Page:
Last season, the players put up similar offensive numbers, with Toews’€™ 68 points over 76 games edging Bergeron’€™s 62 points over 80, but Bergeron put up 30 goals while Toews netted 28. Bergeron’€™s faceoff numbers (third in faceoff percentage; Toews was fifth) and superior advanced stats (he finished third in the league among players with 25 or more games in Corsi Rel; Toews was 22nd) made him the Selke winner in the eyes of the Pro Hockey Writers Association.

It should be expected that Toews will regularly outproduce Bergeron offensively, while Bergeron figures to remain the better defensive player. They aren’€™t the same player, but they’€™re closer than their contracts suggest. Neither deal has begun yet (Bergeron’€™s starts this coming season, Toews’€™ the year after that), but count Bergeron’€™s as another savvy signing for Chiarelli.

Read More: Jonathan Toews, Patrice Bergeron, Peter Chiarelli,
Blackhawks’ top line breaks down Bruins defense at crucial moments 06.25.13 at 2:18 am ET
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With less than two minutes remaining in Game 6 and the Bruins protecting a 2-1 lead, the time had come for both Boston and Chicago to do what they’d been known for this postseason: For the former, play airtight defense. For the latter, cut to the net and find a way to make something happen on offense.

In the end, it was the unstoppable force of Chicago’s scorers that budged the once-immovable Bruins defense, scoring a goal against each of the Bruins’ top two defensive pairs in the game’s final 90 seconds to secure the Stanley Cup victory.

Patrick Kane lifted the Conn Smythe trophy as the playoff MVP, earning it with nine goals and 10 assists (second only to David Krejci in points). But it was his whole line, with Jonathan Toews and Bryan Bickell, that exploited the crack they saw in the B’s defensive zone coverage as regulation slipped away.

After Kane took a shot from the left faceoff dot, Toews grabbed the puck when it came out of a scrum low in the Bruins’ zone and found Bickell in front of the net. Zdeno Chara was between Toews and Bickell, but couldn’t react fast enough to pick off the pass or tie up Bickell. He was still turning to face Bickell as the winger fired over Tuukka Rask to tie the game with 1:16 remaining.

Much was made of Toews’ low point totals throughout the playoffs, but his puck possession numbers in the postseason were impressive. His on-ice Corsi number, which measures the number of shots the Hawks generated compared to their opponents when he was on the ice, was 28.15 per 60 minutes, best in the playoffs, entering Game 6.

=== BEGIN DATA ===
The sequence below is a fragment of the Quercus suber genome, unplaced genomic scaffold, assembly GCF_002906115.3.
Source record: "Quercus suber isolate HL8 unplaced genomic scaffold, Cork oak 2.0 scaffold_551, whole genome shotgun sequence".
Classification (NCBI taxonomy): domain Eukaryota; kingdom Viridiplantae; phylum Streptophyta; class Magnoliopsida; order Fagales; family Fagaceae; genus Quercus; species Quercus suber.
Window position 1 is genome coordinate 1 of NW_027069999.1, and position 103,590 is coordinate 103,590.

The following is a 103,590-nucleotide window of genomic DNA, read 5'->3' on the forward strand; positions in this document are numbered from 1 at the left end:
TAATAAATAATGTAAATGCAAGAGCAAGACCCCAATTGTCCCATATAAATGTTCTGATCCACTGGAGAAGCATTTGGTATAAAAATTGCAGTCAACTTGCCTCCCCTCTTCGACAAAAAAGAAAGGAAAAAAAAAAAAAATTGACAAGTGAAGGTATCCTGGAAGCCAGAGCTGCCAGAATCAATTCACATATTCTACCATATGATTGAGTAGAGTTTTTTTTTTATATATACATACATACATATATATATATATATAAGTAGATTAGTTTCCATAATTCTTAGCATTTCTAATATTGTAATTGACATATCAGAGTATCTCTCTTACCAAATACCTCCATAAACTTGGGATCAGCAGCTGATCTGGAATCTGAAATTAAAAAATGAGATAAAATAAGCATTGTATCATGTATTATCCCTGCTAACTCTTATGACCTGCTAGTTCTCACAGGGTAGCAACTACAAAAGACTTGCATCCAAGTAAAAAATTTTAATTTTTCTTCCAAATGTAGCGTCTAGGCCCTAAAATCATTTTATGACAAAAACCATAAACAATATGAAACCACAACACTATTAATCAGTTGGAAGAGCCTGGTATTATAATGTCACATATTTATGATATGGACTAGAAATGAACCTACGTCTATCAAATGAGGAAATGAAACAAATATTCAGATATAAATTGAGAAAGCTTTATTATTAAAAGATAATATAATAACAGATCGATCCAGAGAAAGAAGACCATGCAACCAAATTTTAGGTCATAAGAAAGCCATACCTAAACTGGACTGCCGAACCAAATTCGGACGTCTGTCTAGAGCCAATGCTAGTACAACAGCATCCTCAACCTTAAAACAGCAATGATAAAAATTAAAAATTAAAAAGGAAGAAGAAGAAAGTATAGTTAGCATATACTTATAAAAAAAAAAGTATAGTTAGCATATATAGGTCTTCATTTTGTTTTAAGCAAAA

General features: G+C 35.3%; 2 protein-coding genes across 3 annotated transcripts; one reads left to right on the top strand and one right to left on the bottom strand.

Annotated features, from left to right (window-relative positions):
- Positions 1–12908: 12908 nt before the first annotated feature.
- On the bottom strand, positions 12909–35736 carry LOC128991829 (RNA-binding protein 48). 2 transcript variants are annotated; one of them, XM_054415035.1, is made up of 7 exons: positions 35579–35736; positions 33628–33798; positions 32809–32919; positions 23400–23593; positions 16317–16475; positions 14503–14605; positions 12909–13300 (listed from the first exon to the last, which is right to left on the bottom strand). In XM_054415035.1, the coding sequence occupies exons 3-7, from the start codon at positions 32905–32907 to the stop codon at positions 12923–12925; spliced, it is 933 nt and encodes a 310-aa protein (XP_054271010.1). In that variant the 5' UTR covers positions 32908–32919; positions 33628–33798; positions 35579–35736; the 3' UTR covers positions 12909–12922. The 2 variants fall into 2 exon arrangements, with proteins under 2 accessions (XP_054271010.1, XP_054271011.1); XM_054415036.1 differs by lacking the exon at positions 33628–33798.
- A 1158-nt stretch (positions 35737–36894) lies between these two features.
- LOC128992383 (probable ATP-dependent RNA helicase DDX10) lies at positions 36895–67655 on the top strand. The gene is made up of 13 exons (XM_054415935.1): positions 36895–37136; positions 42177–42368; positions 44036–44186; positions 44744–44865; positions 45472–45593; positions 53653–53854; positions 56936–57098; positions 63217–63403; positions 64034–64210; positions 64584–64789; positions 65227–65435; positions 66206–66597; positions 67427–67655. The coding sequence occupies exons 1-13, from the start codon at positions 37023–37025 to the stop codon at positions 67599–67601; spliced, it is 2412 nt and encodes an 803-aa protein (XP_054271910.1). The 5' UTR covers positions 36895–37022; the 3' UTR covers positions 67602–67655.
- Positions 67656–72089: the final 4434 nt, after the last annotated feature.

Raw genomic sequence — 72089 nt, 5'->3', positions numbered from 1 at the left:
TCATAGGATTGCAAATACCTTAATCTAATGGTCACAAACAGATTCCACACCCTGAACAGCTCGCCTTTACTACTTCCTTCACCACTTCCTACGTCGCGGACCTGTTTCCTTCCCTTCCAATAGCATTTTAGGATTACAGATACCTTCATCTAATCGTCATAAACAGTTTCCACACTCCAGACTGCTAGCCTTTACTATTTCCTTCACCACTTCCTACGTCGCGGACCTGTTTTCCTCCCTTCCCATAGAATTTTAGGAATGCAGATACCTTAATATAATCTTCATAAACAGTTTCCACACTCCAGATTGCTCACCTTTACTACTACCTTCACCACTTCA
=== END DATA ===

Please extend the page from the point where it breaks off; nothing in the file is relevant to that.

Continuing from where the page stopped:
Whenever Joel Quenneville played Toews with Kane and Bickell — in Detroit and Los Angeles, as well as in Boston — the results came for the line, if not always for the captain. In the Finals, once the line was reunited in Game 4, it combined for six goals in three games.

“He had a monster game,” Quenneville said of Toews, whose health had been in question after Game 5. “He was fine. He looked ready to go at the end of the last game, and I thought he looked very good yesterday and was ready to go last night and today. The bigger the game, the bigger the setting, you know what you’re going to get from Jonathan Toews. He just knows how to play hockey. Whether he’s productive or not, absorbs a lot of big minutes from their match-up guys and he never gets outscored. His production sometimes gets criticized.  The one thing is he plays the way you want a hockey player to play, and our captain, as well.”

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Read More: Bryan Bickell, Chicago Blackhawks, Jonathan Toews, Patrick Kane
Jonathan Toews and Patrice Bergeron both expected to play Game 6 06.24.13 at 11:59 am ET
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Things are looking up for a couple of banged-up Selke winners, as Bruins coach Claude Julien said in French after Monday’s morning skate that Patrice Bergeron “will play” Game 6 after leaving Game 5 with an undisclosed injury, while Jonathan Toews skated Monday for the Blackhawks and told reporters he’ll play as well.

Bergeron was not on the ice for morning skate, but Julien gave the encouraging update following his absence.

“Patrice will dress for warmup tonight,” Julien said. “I’m feeling confident he will play.”

Asked the same question in French, Julien responded (translated), “Patrice will play tonight.”

Both Jay Pandolfo and Jordan Caron took turns on the fourth line in morning skate, with Soderberg centering the second line in Bergeron’s absence. Julien said that if Bergeron is out and Soderberg plays on the second line, he will have decisions to make on the fourth line. As such, both Pandolfo and Caron will both take part in the warmup.

On the Blackhawks’ end of things, Toews took part in morning skate, two days after the Chicago captain missed the third period of Game 5 following a hit from Johnny Boychuk. Marian Hossa, who missed Game 3 but has played the last two games, was not on the ice for morning skate. Hossa’s absence shouldn’t come as a surprise, as he has missed morning skates despite remaining in the Blackhawks’ lineup.